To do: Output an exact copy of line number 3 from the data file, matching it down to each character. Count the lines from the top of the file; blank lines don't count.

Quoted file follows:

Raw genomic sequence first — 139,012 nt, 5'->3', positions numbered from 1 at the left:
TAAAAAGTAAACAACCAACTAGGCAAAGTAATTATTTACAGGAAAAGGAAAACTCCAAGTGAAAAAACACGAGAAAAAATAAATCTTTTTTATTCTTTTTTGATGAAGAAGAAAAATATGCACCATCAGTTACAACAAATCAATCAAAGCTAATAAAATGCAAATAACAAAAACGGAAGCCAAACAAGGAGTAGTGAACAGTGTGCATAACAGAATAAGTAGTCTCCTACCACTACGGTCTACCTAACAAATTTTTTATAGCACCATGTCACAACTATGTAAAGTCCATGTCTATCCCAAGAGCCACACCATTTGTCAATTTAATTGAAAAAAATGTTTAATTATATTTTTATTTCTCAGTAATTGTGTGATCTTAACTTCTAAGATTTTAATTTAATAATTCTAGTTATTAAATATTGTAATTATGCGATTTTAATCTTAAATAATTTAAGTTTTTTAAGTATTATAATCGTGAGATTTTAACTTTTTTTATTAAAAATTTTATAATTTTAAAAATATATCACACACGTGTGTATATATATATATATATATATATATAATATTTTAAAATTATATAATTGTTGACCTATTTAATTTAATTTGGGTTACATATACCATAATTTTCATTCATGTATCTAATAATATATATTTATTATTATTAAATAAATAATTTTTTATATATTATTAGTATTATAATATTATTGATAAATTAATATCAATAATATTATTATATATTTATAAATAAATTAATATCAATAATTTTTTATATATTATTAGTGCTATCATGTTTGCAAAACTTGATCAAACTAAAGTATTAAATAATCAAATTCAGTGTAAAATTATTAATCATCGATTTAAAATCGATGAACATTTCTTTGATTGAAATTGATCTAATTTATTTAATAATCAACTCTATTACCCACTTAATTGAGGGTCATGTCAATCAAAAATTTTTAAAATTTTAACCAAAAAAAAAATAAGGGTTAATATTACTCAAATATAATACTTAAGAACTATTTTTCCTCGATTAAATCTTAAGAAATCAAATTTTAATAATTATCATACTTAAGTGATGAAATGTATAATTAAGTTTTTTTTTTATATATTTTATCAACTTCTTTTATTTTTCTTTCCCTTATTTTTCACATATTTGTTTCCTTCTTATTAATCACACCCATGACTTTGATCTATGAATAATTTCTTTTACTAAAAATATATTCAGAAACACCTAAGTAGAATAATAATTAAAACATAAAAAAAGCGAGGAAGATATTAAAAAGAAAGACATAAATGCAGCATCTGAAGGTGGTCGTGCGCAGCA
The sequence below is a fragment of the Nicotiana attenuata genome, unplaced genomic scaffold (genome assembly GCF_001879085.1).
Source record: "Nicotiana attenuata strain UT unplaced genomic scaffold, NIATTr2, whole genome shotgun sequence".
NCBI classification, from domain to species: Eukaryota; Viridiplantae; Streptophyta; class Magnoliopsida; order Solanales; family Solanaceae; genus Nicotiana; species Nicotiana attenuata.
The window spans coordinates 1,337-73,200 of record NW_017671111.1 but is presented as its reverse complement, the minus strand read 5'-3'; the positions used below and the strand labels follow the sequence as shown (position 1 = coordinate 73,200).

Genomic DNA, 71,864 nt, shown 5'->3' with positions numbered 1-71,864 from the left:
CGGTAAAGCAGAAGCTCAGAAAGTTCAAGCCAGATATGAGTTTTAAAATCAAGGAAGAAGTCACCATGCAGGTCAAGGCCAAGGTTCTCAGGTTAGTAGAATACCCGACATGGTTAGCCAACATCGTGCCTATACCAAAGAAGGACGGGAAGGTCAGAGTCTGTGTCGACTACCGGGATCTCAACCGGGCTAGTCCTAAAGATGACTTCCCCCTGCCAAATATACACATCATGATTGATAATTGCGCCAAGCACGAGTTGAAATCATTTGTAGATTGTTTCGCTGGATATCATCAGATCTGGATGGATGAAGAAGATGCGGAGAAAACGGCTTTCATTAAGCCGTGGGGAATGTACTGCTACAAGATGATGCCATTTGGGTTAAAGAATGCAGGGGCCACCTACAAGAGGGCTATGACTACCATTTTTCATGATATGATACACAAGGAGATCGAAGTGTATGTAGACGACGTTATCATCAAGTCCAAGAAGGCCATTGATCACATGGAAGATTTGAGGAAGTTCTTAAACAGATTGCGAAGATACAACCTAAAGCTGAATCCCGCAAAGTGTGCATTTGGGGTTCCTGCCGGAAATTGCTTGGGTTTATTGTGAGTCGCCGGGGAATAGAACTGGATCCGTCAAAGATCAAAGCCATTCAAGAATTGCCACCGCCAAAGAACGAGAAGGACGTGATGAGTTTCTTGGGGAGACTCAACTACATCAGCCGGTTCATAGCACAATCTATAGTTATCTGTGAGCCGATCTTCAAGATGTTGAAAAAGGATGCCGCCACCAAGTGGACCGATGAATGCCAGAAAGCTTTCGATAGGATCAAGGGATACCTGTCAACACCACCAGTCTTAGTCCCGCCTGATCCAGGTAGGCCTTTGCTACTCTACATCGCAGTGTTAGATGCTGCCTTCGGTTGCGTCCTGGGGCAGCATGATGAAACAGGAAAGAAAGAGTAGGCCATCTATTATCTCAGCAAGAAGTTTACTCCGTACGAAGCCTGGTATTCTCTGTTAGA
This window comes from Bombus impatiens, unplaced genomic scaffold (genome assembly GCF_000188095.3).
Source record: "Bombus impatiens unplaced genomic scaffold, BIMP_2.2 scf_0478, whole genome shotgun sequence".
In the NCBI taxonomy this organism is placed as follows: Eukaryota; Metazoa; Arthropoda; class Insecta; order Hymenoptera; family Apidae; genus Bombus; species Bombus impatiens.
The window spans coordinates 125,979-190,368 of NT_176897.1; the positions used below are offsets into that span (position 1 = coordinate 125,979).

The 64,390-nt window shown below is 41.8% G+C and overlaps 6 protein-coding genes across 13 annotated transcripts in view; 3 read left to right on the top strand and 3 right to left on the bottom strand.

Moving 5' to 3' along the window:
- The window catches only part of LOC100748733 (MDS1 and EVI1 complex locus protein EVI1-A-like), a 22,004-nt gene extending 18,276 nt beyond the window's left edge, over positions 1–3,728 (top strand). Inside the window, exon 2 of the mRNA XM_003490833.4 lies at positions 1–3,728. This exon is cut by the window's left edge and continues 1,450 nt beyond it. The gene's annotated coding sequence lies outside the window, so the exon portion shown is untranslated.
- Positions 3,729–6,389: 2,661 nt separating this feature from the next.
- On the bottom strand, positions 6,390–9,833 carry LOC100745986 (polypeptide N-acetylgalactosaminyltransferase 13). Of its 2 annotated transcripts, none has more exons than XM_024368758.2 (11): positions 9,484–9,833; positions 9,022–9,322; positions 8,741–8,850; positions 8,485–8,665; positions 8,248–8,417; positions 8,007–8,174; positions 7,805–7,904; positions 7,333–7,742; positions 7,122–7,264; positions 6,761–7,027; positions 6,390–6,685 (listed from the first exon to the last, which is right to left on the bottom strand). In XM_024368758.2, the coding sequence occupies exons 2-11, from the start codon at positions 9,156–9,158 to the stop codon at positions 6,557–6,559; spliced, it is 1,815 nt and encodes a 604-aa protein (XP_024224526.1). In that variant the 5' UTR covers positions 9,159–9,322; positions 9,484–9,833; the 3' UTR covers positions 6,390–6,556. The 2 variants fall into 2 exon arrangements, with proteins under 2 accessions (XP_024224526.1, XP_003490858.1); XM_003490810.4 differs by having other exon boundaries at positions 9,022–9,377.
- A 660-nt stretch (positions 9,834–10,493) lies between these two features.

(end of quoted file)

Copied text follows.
The sequence below is a fragment of the Nicotiana attenuata genome, unplaced genomic scaffold (genome assembly GCF_001879085.1).